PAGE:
Peru takes action to protect uncontacted tribes 19 October 2011

Uncontacted Mashco-Piro from south-east Peru,
close to the Manú National Park.
Uncontacted Mashco-Piro from south-east Peru, close to the Manú National Park.
© G. Galli/Survival

Government authorities in Peru have responded to Survival’s call to protect uncontacted Indians who have recently appeared on riverbanks near a popular tourist destination.

The Indians, thought to be from the Mashco-Piro tribe, have been spotted on several occasions by tourists and park rangers in an Amazonian National Park in south-east Peru.

Survival wrote to Sernanp, the government ministry responsible for protected areas, following reports that tourists had left clothes on the riverbanks to entice the Indians out of the forest.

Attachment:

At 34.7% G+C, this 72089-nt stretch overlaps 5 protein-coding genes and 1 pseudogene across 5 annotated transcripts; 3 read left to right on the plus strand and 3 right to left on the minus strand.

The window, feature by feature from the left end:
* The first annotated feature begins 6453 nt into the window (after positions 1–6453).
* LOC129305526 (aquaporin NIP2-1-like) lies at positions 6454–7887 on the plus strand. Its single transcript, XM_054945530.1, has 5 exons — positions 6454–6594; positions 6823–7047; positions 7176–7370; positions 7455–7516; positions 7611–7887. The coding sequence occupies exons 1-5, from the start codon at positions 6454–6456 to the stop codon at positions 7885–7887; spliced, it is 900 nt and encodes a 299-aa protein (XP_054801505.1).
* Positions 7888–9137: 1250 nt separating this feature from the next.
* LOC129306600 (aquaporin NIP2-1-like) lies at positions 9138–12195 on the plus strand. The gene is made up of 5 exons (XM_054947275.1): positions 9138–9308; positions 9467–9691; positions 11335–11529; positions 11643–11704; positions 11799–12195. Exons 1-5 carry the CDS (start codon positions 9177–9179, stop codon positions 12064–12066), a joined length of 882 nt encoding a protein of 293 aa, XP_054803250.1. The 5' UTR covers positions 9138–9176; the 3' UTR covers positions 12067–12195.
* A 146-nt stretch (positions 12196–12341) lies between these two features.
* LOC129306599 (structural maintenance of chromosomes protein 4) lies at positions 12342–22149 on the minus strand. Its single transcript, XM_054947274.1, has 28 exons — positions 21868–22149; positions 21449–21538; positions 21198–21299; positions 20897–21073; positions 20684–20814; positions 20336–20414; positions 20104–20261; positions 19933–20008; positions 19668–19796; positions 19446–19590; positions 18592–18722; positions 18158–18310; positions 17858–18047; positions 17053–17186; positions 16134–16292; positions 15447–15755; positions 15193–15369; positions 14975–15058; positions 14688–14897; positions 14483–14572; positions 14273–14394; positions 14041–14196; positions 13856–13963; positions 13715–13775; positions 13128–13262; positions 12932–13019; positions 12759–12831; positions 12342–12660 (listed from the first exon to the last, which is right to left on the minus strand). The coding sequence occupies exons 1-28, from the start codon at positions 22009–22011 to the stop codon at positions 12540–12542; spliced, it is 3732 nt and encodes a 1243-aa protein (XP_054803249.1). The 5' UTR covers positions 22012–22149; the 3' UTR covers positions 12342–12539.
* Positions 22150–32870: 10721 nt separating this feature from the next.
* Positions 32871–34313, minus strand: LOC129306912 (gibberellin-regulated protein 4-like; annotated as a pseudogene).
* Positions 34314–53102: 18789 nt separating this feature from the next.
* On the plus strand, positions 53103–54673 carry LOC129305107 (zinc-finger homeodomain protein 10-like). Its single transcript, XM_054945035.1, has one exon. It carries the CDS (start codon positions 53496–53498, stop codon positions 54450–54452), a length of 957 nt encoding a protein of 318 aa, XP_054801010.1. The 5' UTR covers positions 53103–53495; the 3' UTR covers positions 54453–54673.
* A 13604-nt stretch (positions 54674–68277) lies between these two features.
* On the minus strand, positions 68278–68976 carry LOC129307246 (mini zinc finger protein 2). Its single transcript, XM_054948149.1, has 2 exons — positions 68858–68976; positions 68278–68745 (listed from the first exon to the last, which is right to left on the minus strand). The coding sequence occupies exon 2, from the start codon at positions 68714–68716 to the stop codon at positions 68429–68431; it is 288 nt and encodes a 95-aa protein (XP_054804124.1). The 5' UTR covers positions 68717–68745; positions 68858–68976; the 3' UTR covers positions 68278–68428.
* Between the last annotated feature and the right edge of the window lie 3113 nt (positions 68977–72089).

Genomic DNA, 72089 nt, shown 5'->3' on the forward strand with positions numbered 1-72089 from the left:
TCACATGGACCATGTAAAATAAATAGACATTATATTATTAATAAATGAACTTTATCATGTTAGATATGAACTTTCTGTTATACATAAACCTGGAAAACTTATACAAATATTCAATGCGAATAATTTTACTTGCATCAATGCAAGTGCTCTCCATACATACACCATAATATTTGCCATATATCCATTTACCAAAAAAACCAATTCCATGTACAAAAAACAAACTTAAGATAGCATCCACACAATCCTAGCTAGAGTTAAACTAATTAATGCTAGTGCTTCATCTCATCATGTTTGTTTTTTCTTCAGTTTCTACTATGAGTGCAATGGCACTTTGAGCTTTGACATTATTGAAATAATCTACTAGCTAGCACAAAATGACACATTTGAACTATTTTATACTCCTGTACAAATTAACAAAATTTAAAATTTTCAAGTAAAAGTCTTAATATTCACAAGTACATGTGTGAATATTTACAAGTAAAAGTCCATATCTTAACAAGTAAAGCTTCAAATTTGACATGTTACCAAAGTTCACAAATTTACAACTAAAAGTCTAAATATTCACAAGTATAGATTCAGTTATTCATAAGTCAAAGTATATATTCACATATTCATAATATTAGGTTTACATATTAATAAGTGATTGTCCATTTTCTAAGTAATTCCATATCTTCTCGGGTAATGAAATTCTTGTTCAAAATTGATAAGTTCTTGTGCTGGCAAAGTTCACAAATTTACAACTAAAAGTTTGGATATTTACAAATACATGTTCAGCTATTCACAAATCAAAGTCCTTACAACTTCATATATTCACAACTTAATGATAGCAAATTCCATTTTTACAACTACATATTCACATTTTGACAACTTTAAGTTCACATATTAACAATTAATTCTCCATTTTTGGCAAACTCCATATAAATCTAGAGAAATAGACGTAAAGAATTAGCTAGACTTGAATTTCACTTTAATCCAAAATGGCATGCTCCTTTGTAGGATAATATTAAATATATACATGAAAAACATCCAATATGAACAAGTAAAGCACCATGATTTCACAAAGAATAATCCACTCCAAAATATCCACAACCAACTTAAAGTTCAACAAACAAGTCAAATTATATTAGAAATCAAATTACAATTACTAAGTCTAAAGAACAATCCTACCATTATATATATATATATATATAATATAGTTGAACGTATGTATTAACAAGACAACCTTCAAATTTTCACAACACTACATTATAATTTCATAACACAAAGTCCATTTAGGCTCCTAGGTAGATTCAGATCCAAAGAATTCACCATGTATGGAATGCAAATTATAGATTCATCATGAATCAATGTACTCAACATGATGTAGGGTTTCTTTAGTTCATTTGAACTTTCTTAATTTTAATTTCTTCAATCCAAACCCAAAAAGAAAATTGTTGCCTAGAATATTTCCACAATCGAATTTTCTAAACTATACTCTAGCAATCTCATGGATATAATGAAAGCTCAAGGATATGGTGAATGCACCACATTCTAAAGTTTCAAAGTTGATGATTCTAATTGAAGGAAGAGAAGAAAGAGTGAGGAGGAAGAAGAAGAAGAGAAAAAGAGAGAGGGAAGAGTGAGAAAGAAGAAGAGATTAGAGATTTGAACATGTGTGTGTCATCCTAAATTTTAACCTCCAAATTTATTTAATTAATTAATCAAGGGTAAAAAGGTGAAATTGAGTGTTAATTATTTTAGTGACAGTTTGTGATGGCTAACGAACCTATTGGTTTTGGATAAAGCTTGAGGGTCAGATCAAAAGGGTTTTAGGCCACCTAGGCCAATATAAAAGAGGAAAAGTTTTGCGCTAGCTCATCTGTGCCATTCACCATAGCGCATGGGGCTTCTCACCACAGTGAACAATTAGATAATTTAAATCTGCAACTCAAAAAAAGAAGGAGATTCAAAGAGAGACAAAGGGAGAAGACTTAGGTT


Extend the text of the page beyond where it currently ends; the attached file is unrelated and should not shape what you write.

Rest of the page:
Uncontacted Indians lack immunity to common diseases, which can be spread by items of clothing and particularly by contact with outsiders.

Recently, a park ranger was hit by an arrow with the tip removed as a warning sign from the Indians to stay away.

This week Sernanp wrote to Survival to report on measures taken to protect the tribe, including vaccinating the local population against influenza and alerting local health posts of a possible epidemic.

The river area where the Indians have been appearing has also been declared a restricted zone.

Sernanp said it remains unclear as to why the Indians are appearing in the area.

Illegal logging, which is rife in much of the Peruvian Amazon, has not been ruled out.


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